According to Lynn Marsden-Atlass, director of the gallery as well as curator for the 8,000-piece Penn Art Collection, she and Lynn Smith Dolby, the collection’s manager, were looking for “an internationally recognized artist who was avant- garde and working from a social justice perspective who might offer a new approach to the collection. This was in 2019, before last summer’s racial reckoning.” As sketchily conveyed in a pull-out comic page drawn by Griff Jurchak that’s part of the exhibition brochure, Lugo’s “origin story” fit the bill. Born in the Philadelphia neighborhood of Kensington, he took to the streets as a teenaged graffiti artist and worked in the area’s factories into his early 20s before he enrolled in college, began picking up degrees, and launched a career as a ceramicist. Now 40, he’s garnered gallery representation and art world acclaim (including a Pew Fellowship and the prestigious Rome Prize) and is currently an assistant professor at Tyler School of the Arts.

By the time this exhibition secured funding from the Sachs Program for Arts Innovation, COVID-19 had arrived. So Lugo set to work perusing the collection via a loaned laptop. “He naturally gravitated to the historic portraits—we have about 1,500—because his work has often focused on individuals who have been marginalized,” observes Marsden-Atlass. In the end, he selected 18 pieces, including a pair of photos by Larry Fink; engravings of Abraham Lincoln and William Penn; and two 19th-century vases, one a milky blue porcelain affair by French modeler Victor Etienne Simyan for the English ceramics maker Minton, the other a glazed terra-cotta creation from an unknown Turkish artist.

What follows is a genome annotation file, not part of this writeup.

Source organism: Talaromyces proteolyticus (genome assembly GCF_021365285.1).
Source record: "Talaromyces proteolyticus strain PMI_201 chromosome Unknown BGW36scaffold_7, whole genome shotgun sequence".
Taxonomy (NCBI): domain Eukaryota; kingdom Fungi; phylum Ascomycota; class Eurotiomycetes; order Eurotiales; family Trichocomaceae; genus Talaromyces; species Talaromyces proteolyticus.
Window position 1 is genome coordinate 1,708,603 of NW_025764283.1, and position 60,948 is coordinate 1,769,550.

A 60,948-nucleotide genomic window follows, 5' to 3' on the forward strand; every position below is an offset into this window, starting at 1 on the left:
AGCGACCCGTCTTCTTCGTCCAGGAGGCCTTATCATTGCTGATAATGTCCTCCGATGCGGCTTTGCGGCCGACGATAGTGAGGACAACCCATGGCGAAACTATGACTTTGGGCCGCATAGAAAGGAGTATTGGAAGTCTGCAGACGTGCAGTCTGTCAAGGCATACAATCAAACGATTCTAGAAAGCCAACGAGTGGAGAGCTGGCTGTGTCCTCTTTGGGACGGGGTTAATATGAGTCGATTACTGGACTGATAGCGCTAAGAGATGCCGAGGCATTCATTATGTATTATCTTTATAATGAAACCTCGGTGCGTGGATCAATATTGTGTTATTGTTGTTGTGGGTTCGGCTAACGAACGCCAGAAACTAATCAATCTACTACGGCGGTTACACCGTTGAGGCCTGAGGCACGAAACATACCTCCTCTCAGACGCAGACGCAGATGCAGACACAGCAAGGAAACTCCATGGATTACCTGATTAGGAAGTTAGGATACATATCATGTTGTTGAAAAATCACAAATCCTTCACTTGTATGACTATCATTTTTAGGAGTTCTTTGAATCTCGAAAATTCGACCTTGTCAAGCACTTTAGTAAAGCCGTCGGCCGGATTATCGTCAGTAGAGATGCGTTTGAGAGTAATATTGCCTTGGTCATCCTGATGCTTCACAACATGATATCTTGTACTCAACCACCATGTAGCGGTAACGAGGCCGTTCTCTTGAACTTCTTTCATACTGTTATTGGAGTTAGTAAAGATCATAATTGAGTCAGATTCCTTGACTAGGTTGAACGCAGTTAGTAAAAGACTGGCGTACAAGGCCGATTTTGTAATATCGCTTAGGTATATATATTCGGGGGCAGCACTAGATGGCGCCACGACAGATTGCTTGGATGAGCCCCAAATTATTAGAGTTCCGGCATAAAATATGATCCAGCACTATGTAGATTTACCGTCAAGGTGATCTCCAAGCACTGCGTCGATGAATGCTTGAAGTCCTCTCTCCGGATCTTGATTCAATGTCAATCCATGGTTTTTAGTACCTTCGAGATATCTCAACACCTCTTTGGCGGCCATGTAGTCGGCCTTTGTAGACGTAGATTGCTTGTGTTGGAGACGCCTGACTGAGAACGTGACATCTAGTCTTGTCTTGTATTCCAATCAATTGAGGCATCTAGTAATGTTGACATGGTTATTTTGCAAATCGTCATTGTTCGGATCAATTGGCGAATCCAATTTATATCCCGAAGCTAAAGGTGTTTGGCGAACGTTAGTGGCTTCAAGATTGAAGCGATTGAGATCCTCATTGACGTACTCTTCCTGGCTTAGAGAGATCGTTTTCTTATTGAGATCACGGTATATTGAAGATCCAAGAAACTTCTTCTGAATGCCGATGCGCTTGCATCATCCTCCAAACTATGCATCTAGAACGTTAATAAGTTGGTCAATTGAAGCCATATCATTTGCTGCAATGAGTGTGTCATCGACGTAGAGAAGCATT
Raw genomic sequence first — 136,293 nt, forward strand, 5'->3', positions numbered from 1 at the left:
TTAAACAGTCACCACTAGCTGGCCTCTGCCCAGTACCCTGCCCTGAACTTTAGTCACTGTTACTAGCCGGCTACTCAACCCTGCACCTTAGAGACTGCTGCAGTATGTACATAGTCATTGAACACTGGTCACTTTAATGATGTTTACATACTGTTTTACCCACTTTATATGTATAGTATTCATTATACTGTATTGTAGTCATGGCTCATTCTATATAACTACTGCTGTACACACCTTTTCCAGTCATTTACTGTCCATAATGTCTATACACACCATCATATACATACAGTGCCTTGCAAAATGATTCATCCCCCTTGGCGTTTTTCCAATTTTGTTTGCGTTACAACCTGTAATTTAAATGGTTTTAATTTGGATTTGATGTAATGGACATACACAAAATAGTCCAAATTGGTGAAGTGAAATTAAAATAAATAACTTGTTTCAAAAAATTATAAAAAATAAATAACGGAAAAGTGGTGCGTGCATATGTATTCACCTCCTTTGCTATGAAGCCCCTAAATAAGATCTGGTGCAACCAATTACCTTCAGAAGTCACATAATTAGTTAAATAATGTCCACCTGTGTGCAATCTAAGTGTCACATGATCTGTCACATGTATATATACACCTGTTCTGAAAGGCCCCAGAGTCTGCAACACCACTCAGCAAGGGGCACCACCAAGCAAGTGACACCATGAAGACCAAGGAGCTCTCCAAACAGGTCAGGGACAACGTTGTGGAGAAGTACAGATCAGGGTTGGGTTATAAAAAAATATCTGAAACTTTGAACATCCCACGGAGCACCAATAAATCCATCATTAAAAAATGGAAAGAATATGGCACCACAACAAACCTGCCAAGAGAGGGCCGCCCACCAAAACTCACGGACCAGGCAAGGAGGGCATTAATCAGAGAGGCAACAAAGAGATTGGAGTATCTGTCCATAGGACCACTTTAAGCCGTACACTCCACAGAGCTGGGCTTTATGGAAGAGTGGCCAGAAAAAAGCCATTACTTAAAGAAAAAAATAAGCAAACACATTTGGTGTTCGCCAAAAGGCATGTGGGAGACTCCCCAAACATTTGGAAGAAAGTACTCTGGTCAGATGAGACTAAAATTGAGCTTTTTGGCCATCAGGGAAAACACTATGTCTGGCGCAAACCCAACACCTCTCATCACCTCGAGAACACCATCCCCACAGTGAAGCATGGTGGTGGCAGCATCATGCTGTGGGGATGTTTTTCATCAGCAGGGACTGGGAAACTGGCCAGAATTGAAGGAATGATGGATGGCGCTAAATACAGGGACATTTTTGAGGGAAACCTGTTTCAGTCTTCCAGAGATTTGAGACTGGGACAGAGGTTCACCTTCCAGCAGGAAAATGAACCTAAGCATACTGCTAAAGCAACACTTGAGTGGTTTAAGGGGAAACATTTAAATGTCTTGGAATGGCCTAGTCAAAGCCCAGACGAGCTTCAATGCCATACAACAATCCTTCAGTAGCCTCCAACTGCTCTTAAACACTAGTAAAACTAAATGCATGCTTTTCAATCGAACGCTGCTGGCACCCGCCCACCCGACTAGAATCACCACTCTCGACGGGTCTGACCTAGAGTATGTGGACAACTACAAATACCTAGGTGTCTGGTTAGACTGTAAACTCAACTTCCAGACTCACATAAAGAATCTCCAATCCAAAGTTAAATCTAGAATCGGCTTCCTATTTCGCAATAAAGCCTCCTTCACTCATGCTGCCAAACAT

The vases serve as reference points for the Lugo pottery pieces on display in the red gallery. The first of these works to appear, Bridges, is placed on a graffiti-covered pedestal between the Old World gallery and Lugo’s gallery. Its navy blue glazing, classical urn form, and portrait of Benjamin Franklin nod to the value and relevance of the past. Walk around to its rear side—and into the room that Lugo referred to as “my Philadelphia” in a recent virtual talk—and there’s a different portrait, one of Lugo’s father. “The Franklin portrait is part of the American visual lexicon,” Smith Dolby says, “but the portrait of his father—whom he remembers biking over the Benjamin Franklin Bridge to go to work—gives equal weight to the artist’s roots.”